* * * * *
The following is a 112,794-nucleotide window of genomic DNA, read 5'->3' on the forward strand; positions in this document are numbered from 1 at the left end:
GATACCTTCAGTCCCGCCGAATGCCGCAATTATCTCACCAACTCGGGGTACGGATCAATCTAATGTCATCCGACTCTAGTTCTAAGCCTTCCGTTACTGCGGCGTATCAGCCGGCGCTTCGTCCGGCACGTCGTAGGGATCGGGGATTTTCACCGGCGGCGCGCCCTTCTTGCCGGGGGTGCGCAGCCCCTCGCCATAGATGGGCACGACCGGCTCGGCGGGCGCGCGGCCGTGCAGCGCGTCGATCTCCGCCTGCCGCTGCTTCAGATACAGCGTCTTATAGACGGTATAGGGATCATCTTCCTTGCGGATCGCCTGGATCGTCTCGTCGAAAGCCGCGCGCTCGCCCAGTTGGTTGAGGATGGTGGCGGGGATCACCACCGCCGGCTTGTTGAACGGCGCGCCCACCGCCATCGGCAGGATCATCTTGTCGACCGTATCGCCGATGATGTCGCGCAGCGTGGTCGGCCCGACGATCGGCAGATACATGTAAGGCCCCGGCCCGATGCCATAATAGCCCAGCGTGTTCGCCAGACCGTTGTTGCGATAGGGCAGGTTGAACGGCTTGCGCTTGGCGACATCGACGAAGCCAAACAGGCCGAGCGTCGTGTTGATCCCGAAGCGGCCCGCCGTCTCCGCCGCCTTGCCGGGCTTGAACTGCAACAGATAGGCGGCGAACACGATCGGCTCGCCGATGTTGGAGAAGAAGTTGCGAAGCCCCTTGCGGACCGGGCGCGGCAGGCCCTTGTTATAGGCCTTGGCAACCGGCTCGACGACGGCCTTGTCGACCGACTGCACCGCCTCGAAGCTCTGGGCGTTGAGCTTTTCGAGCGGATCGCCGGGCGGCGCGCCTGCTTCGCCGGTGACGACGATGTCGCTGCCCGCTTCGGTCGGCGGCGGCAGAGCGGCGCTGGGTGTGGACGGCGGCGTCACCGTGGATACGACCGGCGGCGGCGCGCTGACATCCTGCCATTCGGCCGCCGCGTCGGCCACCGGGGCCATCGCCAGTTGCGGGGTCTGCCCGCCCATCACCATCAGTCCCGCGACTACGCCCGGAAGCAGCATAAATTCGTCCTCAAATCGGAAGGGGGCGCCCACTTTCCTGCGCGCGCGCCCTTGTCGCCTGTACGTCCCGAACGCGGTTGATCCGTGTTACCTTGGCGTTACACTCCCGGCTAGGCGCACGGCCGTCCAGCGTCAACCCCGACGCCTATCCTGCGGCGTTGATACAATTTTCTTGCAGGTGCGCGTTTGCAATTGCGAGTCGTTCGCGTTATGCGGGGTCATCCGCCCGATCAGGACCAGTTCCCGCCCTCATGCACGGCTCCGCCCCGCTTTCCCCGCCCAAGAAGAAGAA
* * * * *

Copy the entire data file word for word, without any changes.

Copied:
The following is a 112,794-nucleotide window of genomic DNA, read 5'->3' on the forward strand; positions in this document are numbered from 1 at the left end:
GATACCTTCAGTCCCGCCGAATGCCGCAATTATCTCACCAACTCGGGGTACGGATCAATCTAATGTCATCCGACTCTAGTTCTAAGCCTTCCGTTACTGCGGCGTATCAGCCGGCGCTTCGTCCGGCACGTCGTAGGGATCGGGGATTTTCACCGGCGGCGCGCCCTTCTTGCCGGGGGTGCGCAGCCCCTCGCCATAGATGGGCACGACCGGCTCGGCGGGCGCGCGGCCGTGCAGCGCGTCGATCTCCGCCTGCCGCTGCTTCAGATACAGCGTCTTATAGACGGTATAGGGATCATCTTCCTTGCGGATCGCCTGGATCGTCTCGTCGAAAGCCGCGCGCTCGCCCAGTTGGTTGAGGATGGTGGCGGGGATCACCACCGCCGGCTTGTTGAACGGCGCGCCCACCGCCATCGGCAGGATCATCTTGTCGACCGTATCGCCGATGATGTCGCGCAGCGTGGTCGGCCCGACGATCGGCAGATACATGTAAGGCCCCGGCCCGATGCCATAATAGCCCAGCGTGTTCGCCAGACCGTTGTTGCGATAGGGCAGGTTGAACGGCTTGCGCTTGGCGACATCGACGAAGCCAAACAGGCCGAGCGTCGTGTTGATCCCGAAGCGGCCCGCCGTCTCCGCCGCCTTGCCGGGCTTGAACTGCAACAGATAGGCGGCGAACACGATCGGCTCGCCGATGTTGGAGAAGAAGTTGCGAAGCCCCTTGCGGACCGGGCGCGGCAGGCCCTTGTTATAGGCCTTGGCAACCGGCTCGACGACGGCCTTGTCGACCGACTGCACCGCCTCGAAGCTCTGGGCGTTGAGCTTTTCGAGCGGATCGCCGGGCGGCGCGCCTGCTTCGCCGGTGACGACGATGTCGCTGCCCGCTTCGGTCGGCGGCGGCAGAGCGGCGCTGGGTGTGGACGGCGGCGTCACCGTGGATACGACCGGCGGCGGCGCGCTGACATCCTGCCATTCGGCCGCCGCGTCGGCCACCGGGGCCATCGCCAGTTGCGGGGTCTGCCCGCCCATCACCATCAGTCCCGCGACTACGCCCGGAAGCAGCATAAATTCGTCCTCAAATCGGAAGGGGGCGCCCACTTTCCTGCGCGCGCGCCCTTGTCGCCTGTACGTCCCGAACGCGGTTGATCCGTGTTACCTTGGCGTTACACTCCCGGCTAGGCGCACGGCCGTCCAGCGTCAACCCCGACGCCTATCCTGCGGCGTTGATACAATTTTCTTGCAGGTGCGCGTTTGCAATTGCGAGTCGTTCGCGTTATGCGGGGTCATCCGCCCGATCAGGACCAGTTCCCGCCCTCATGCACGGCTCCGCCCCGCTTTCCCCGCCCAAGAAGAAGAA